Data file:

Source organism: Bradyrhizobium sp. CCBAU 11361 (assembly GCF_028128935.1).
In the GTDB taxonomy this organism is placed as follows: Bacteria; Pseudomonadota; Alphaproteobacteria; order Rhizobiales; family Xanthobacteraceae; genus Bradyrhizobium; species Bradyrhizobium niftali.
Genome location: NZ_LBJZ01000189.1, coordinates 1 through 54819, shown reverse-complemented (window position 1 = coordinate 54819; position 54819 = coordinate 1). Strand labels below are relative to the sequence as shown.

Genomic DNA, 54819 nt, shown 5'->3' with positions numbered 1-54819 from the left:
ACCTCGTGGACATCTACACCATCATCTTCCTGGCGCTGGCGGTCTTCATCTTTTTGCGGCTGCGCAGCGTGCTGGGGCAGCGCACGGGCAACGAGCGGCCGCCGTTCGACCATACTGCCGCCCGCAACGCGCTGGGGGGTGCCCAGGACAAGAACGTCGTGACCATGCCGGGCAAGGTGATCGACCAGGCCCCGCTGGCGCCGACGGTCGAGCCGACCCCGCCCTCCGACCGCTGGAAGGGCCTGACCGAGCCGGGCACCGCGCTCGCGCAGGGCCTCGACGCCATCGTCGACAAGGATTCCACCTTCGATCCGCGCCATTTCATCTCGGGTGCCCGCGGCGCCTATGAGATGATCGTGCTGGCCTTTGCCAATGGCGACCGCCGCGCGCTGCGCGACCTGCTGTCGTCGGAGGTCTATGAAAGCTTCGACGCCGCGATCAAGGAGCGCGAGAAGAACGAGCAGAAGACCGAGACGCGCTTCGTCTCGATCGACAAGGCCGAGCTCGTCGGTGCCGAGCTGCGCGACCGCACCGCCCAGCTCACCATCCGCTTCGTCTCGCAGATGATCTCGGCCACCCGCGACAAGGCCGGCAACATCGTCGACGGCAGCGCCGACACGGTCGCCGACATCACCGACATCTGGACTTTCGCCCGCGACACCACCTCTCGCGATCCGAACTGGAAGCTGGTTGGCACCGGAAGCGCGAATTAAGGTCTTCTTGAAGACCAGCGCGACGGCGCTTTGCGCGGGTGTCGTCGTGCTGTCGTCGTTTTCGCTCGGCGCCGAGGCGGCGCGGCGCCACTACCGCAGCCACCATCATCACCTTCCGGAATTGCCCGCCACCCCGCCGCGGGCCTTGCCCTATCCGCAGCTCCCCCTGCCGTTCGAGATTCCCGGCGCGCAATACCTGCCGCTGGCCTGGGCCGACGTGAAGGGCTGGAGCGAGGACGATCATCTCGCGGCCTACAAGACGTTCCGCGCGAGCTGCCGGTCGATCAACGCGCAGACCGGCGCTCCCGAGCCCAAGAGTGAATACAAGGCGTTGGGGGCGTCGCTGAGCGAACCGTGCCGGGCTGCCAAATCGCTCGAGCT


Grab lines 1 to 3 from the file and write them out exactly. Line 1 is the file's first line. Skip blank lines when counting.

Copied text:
Source organism: Bradyrhizobium sp. CCBAU 11361 (assembly GCF_028128935.1).
In the GTDB taxonomy this organism is placed as follows: Bacteria; Pseudomonadota; Alphaproteobacteria; order Rhizobiales; family Xanthobacteraceae; genus Bradyrhizobium; species Bradyrhizobium niftali.
Genome location: NZ_LBJZ01000189.1, coordinates 1 through 54819, shown reverse-complemented (window position 1 = coordinate 54819; position 54819 = coordinate 1). Strand labels below are relative to the sequence as shown.